Josh Young

“We regret to inform you that our credit card systems were compromised, and your personal information may have been inappropriately accessed.”

Hopefully you’ve never received an email with a message like that, or even worse, had to send one. But more than likely you have. Over the past several years, attacks on point-of-sales (POS) systems have become commonplace, and pretty much any business that processes credit card transactions is at risk.

Not sure where to start when it comes to cybersecurity? Read: Data Breach Disasters: How to Prepare for the Worst & Respond at Your Best

And criminals aren’t solely focusing on big scores with major businesses. When closely tracking incidents of POS malware during the third quarter of 2015, Trend Micro found that 45 percent of cybersecurity incidents or breaches involved small and medium-sized business — particularly since these organizations lack comprehensive security technology.

Of course, criminals are targeting more than physical POS systems. Experian reported that in 2016, incidents of ecommerce fraud increased by roughly 30 percent over the previous year.

With So Many Threats, What Can You Do?

1. Limit access

By taking proactive measures, your business can limit its exposure and reduce the likelihood of a successful attack. Consider employing hardware-based point-to-point encryption for any financial transactions conducted by your POS systems. Routinely delete cardholder data, and encrypt any records that you need to keep long-term.

Where possible, limit physical access to any POS equipment and use whitelists to restrict system access to only authorized users. You should also limit internet access to sales systems, only authorizing access if you have sufficient security software in place.

2. Keep current

If you haven’t done so recently, perform a deep, thorough audit of your entire network environment, including any POS or sales systems. Not only should you verify that all software and firmware is up to date (along with critical security patches), but you should also double check communication and security settings.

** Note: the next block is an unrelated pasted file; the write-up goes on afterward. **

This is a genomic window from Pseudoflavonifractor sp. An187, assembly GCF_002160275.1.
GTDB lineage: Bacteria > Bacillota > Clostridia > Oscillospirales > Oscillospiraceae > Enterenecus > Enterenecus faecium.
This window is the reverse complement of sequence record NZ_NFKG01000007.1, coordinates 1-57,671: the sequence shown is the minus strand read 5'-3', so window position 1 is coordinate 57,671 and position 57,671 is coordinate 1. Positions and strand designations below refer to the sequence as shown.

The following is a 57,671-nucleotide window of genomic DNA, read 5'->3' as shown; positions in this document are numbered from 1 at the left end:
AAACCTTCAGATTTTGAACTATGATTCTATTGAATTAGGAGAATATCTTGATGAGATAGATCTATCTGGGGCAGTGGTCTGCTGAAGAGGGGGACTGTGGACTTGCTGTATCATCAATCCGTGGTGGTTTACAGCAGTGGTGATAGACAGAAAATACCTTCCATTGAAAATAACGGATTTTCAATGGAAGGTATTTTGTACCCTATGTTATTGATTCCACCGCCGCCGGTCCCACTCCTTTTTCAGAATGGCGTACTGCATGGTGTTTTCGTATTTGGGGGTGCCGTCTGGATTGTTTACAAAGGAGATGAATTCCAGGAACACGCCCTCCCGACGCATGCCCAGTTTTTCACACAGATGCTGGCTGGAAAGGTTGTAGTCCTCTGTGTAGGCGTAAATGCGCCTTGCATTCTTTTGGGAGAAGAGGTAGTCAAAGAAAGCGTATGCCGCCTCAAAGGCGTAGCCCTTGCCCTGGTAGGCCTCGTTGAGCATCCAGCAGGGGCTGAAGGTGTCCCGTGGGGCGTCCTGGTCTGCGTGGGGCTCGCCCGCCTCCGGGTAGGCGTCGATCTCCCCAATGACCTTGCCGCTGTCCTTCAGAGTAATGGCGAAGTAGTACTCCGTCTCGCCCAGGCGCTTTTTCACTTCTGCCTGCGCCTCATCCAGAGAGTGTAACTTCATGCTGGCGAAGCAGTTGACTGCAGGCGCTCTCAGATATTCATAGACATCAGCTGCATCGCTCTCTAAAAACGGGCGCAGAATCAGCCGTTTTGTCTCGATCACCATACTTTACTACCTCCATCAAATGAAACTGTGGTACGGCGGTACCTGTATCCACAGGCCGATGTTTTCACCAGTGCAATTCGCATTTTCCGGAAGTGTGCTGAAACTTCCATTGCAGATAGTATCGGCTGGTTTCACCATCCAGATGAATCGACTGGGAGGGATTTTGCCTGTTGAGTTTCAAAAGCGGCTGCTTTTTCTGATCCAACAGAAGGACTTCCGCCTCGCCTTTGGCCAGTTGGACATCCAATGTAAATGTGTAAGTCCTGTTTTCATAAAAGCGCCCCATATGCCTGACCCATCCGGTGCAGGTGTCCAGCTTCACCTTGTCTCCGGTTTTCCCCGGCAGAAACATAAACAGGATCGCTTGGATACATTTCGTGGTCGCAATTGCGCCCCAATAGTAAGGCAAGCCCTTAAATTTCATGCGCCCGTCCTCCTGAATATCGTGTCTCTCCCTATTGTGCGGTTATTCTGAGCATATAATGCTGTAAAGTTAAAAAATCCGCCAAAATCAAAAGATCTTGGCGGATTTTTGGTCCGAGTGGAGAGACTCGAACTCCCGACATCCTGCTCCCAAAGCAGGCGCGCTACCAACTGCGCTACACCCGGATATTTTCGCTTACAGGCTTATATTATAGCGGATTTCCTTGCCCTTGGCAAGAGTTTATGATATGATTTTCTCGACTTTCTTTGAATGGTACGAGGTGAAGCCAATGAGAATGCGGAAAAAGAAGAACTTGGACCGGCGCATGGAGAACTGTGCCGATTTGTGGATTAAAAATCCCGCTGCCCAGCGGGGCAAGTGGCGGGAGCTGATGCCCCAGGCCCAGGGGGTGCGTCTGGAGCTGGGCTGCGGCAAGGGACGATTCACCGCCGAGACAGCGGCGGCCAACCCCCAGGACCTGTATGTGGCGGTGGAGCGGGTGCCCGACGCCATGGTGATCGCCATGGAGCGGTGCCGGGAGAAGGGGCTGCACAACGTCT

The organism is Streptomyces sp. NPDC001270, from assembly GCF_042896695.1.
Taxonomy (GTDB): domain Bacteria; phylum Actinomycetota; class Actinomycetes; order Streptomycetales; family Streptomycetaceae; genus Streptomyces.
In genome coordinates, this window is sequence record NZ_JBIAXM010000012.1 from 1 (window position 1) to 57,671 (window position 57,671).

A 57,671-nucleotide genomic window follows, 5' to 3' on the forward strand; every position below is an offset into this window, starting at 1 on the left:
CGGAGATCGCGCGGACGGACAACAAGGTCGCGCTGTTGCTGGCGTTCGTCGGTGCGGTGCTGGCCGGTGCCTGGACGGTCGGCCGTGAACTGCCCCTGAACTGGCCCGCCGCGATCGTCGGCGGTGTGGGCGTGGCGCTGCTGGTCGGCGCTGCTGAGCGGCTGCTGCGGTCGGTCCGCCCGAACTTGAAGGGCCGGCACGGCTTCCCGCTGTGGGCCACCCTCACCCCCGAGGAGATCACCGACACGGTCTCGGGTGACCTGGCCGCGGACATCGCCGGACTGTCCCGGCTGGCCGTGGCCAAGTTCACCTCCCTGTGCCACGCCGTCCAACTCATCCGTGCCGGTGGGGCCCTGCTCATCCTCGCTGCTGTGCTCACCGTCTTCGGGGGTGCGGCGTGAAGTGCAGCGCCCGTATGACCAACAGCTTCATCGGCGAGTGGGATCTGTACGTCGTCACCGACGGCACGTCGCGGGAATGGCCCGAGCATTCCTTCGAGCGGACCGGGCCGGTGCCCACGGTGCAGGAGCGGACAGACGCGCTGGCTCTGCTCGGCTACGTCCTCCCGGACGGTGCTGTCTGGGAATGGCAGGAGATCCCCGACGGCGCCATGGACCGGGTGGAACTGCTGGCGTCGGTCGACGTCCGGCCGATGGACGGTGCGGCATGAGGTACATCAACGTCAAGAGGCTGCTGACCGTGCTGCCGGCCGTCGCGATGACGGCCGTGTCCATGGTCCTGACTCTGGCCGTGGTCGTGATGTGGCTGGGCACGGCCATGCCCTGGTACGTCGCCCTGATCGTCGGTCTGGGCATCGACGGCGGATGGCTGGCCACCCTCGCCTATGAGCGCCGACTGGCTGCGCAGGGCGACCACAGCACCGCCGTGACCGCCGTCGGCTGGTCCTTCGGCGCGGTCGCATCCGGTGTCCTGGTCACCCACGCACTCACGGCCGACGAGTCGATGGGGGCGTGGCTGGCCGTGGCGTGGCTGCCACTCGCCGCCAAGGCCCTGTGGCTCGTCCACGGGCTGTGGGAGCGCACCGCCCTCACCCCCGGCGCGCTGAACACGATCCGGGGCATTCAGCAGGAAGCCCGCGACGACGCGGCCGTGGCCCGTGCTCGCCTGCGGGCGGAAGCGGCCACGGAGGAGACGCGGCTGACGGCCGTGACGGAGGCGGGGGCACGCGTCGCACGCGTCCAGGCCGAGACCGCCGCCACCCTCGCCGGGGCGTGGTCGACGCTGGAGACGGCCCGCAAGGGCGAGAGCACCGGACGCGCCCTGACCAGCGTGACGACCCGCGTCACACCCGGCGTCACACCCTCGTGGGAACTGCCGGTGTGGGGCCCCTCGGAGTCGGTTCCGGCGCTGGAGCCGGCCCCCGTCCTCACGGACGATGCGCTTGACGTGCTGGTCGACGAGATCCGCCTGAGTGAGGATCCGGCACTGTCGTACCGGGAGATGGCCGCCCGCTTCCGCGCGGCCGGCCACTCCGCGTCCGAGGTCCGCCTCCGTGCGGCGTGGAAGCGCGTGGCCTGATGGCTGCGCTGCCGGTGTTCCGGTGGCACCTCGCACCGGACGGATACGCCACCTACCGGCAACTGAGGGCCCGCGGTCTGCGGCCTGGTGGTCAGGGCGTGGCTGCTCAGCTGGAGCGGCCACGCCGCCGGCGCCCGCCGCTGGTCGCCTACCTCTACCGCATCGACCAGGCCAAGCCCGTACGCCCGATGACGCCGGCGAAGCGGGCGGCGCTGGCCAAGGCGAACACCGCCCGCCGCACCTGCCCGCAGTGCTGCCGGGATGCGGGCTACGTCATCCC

Often, scammers exploit misconfigured network equipment or poorly secured remote access features for Microsoft Windows-based POS terminals to gain illegitimate access. In fact, you may want to follow the recommendation of the U.S. Computer Emergency Readiness Team and completely disable any remote access capabilities unless they are crucial to your business.

3. Work with staff

Any security measures you take to protect your customers will only be as effective as the staff that support them. Regularly provide security awareness training to your workers — particularly customer-facing employees — on proper procedures for handling purchases as well as overall POS cybersecurity. After all, without proper training, they might not be able to properly answer questions like:

  • Can I just key in the customer’s credit card number if they forgot their card?
  • Is it okay if the back of the credit card isn’t signed?
  • Why can’t I use “password” for my POS password?

4. Coordinate with vendors

Perhaps the most infamous compromise of a POS system — the Target data breach that affected over 100 million credit card holders — originated from the compromised credentials of a third-party vendor.

To protect your business, require any vendors that have direct access to your network — or tangential access to your POS systems — to comply with the same security standards and training that you require of your own staff.

The Next Step

Criminals will always follow the money, and as more businesses rely on virtual and electronic sales systems, cybercrime will continue to be a growing threat. By taking proactive measures now to shore up your POS systems and other technology, you can better protect your business, your reputation, and your customers.

To learn more about how we can help you encourage your staff to be an asset rather than a liability in the fight against cybercriminals and scammers, check out a demo of our cybersecurity awareness courses today.